While the EU is the world’s second largest market for hemp-derived CBD products, Italy’s Ministry of Health this week decreed CBD is a drug, and retailers were warned not to sell hemp extract products, in conflict with the country’s Agriculture Ministry, which listed hemp flowers for “extraction uses” as an agricultural product, and not a drug.
By Steven Hoffman
With the CBD-based pharmaceutical, Epidiolex, manufactured by the UK’s GW Pharmaceuticals, poised to enter the Italian market, hemp-derived CBD was classified this week as a narcotic in Italy by the country’s Ministry of Health. According to a HempToday report on October 20, CBD was officially added to Italy’s list of medicines.
In addition to the ruling, Italy’s Customs and Monopoly Agency immediately followed up with a warning to retailers, advising them “not to hold and sell … inflorescences (flowers), oils, resins or other products containing substances derived from hemp sativa,” HempToday reported.
The move comes in conflict with the country’s Agriculture Ministry, which published an official decree in August 2020 that listed hemp flower, or “canapa infiorescenza,” for extraction uses as an agricultural product.
According to the Cannabis Law Report, the decree was approved by Italy’s Agriculture Minister Teresa Bellanova, adding hemp flower under “medicinal plants” in a list of approved agricultural products. HempToday reported that Italy’s Agriculture Ministry “listed hemp flowers for ‘extraction uses’ as an agricultural product, and not a drug.”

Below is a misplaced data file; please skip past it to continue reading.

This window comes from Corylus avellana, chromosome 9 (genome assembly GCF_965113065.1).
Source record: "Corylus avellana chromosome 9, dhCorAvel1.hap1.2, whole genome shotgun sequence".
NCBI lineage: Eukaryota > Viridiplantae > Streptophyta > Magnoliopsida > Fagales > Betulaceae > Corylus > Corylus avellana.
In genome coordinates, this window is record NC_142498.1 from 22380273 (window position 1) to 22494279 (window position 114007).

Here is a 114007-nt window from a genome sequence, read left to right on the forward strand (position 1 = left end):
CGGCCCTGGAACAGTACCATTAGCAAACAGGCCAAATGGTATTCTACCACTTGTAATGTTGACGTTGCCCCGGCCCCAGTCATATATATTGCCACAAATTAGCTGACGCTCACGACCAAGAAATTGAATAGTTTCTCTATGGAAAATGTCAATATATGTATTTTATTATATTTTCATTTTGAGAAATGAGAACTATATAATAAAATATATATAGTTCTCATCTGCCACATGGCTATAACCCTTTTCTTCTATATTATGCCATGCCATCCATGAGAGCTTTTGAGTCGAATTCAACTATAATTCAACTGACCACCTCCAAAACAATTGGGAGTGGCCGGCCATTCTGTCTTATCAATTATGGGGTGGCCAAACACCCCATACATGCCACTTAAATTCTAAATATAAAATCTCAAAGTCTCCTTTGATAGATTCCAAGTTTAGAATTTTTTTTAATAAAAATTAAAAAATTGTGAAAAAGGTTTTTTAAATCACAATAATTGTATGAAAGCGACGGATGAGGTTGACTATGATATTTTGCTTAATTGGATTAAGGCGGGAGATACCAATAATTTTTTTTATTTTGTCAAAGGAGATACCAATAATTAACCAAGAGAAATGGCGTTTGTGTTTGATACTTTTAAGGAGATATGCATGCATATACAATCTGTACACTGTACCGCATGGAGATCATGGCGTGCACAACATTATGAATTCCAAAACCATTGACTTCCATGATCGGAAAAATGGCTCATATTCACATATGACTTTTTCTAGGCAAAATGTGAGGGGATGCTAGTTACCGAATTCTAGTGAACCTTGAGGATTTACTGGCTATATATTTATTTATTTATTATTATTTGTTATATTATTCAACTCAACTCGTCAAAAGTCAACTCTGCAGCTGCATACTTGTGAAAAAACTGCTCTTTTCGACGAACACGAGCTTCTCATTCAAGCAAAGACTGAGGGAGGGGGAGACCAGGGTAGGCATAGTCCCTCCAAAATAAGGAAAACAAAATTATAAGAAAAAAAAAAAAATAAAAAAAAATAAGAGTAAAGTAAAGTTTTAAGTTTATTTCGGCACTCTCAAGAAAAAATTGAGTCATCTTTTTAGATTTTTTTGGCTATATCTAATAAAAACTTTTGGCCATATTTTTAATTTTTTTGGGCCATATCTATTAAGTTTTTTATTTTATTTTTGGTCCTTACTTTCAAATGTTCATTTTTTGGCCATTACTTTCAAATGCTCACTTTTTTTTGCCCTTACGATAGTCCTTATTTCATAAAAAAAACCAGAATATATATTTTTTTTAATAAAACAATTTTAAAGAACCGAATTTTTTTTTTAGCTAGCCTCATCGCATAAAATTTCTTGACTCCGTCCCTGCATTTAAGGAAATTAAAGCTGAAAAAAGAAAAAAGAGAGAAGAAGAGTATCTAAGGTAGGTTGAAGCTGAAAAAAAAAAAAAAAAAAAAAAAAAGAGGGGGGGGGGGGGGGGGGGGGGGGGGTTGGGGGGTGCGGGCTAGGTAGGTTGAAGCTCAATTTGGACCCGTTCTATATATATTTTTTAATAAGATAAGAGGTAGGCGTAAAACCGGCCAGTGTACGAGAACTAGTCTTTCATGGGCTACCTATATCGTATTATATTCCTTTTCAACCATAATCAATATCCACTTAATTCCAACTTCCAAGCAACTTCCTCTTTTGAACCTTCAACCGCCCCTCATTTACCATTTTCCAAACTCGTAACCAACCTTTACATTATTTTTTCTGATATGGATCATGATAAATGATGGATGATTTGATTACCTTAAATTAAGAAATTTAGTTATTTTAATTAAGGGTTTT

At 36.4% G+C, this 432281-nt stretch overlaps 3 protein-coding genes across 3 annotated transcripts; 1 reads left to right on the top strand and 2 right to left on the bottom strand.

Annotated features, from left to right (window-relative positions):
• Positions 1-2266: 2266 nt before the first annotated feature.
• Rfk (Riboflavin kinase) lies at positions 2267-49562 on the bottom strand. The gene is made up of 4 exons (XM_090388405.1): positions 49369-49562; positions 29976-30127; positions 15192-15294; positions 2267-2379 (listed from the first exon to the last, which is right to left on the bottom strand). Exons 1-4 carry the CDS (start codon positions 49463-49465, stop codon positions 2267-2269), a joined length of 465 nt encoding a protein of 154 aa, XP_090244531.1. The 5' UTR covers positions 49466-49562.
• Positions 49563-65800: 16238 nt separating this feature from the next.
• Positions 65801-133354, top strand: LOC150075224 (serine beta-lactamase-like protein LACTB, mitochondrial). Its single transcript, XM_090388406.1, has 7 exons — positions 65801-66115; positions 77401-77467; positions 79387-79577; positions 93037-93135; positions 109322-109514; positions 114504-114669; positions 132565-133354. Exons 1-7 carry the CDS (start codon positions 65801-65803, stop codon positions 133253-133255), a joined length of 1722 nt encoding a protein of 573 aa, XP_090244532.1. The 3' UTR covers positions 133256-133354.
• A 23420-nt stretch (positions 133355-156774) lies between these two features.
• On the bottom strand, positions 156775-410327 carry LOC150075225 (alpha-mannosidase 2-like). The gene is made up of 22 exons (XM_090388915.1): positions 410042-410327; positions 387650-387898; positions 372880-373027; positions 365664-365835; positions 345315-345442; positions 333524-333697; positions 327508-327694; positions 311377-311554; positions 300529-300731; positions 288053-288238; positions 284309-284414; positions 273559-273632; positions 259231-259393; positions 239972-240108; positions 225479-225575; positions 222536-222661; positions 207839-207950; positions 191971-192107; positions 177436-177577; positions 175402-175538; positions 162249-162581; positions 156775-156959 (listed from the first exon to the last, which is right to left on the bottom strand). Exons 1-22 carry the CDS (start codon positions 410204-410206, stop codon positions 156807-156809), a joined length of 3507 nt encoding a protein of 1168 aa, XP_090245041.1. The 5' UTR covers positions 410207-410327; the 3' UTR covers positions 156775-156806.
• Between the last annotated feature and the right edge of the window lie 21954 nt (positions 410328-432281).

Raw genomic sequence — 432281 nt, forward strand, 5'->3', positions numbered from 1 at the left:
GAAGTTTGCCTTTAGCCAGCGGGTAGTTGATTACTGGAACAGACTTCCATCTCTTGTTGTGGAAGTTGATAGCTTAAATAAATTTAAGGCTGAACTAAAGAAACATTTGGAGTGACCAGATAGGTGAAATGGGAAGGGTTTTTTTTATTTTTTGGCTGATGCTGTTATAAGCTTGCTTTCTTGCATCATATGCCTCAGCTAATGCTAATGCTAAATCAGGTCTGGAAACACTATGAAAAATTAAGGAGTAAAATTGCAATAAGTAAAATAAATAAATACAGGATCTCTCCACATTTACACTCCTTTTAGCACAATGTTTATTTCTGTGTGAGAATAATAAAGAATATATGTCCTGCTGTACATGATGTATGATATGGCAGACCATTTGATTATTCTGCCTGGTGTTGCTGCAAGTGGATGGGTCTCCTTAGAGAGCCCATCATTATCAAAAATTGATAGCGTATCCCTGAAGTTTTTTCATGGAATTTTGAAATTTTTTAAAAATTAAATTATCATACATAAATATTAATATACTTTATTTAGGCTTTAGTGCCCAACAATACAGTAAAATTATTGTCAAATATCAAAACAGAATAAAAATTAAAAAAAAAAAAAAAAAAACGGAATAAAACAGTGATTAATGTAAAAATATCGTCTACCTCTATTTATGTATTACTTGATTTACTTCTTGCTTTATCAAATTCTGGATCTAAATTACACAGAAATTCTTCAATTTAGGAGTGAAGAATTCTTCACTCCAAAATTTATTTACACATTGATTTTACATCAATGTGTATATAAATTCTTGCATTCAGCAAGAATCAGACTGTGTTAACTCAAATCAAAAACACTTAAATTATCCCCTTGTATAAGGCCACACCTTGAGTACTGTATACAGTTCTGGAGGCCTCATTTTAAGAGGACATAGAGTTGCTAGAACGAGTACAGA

Concerns Over Proposed EU CBD Regulation
Italy’s decision contributes to the hemp industry’s concern that the EU market overall is becoming less friendly to hemp-derived CBD products. According to Better Retailing, retailers in Europe could see up to half of existing CBD brands disappear due to upcoming cost-prohibitive regulation.
“From 31 March 2021, CBD food, drink, oil and supplement brands must be able to prove that products released to [the EU] market before 13 February 2021 have a validated novel foods application to be legally allowed to sold in stores. It applies only to ingested goods, meaning CBD vaping lines are exempt,” Better Retailing reported. According to Better Retailing, it could cost more than $500,000 to have each product line submitted for EU regulatory approval.
Then, in July 2020, news reports shared that the European Commission was suspending applications for CBD to be included as a novel food. Instead, it was learned the commission is reviewing whether CBD and other extracts derived from hemp flowers would be better regulated as narcotics. The reasoning behind the suspension was based on a reference in the United Nations Single Convention on Narcotic Drugs in 1961, which states that “’extracts and tinctures’” of the flowering tops of the hemp plant (cannabis sativa) should be classed as a narcotic,” reported New Food Magazine.
While it is still only a proposal, the ramifications of such a ruling has the European hemp industry quite concerned. Responding to the proposal to rule CBD as a narcotic in the EU, the European Industrial Hemp Association (EIHA) accused the European Commission of being “poised to kill the EU’s hemp sector,” Hemp Gazette reported.